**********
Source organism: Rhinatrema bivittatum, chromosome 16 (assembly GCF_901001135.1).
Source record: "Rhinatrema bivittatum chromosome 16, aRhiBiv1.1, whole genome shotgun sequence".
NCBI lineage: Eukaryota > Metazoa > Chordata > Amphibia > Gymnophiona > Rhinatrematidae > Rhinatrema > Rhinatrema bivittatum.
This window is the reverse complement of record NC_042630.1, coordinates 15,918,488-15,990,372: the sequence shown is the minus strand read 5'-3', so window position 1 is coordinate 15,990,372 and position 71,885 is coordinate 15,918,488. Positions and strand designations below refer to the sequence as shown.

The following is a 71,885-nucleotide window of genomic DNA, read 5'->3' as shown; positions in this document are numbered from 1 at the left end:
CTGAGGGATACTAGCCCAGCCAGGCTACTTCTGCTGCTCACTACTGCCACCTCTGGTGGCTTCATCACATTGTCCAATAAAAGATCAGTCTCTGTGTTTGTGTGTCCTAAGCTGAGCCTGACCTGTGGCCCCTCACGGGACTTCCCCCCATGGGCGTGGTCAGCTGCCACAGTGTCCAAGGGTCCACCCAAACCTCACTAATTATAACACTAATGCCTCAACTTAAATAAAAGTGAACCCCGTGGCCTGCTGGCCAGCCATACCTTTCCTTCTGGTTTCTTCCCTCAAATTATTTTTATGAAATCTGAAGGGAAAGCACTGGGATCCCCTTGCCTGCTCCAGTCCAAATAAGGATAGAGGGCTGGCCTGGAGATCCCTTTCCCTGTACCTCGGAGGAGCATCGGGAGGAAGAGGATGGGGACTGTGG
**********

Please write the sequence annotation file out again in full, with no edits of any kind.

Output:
Source organism: Rhinatrema bivittatum, chromosome 16 (assembly GCF_901001135.1).
Source record: "Rhinatrema bivittatum chromosome 16, aRhiBiv1.1, whole genome shotgun sequence".
NCBI lineage: Eukaryota > Metazoa > Chordata > Amphibia > Gymnophiona > Rhinatrematidae > Rhinatrema > Rhinatrema bivittatum.
This window is the reverse complement of record NC_042630.1, coordinates 15,918,488-15,990,372: the sequence shown is the minus strand read 5'-3', so window position 1 is coordinate 15,990,372 and position 71,885 is coordinate 15,918,488. Positions and strand designations below refer to the sequence as shown.

The following is a 71,885-nucleotide window of genomic DNA, read 5'->3' as shown; positions in this document are numbered from 1 at the left end:
CTGAGGGATACTAGCCCAGCCAGGCTACTTCTGCTGCTCACTACTGCCACCTCTGGTGGCTTCATCACATTGTCCAATAAAAGATCAGTCTCTGTGTTTGTGTGTCCTAAGCTGAGCCTGACCTGTGGCCCCTCACGGGACTTCCCCCCATGGGCGTGGTCAGCTGCCACAGTGTCCAAGGGTCCACCCAAACCTCACTAATTATAACACTAATGCCTCAACTTAAATAAAAGTGAACCCCGTGGCCTGCTGGCCAGCCATACCTTTCCTTCTGGTTTCTTCCCTCAAATTATTTTTATGAAATCTGAAGGGAAAGCACTGGGATCCCCTTGCCTGCTCCAGTCCAAATAAGGATAGAGGGCTGGCCTGGAGATCCCTTTCCCTGTACCTCGGAGGAGCATCGGGAGGAAGAGGATGGGGACTGTGG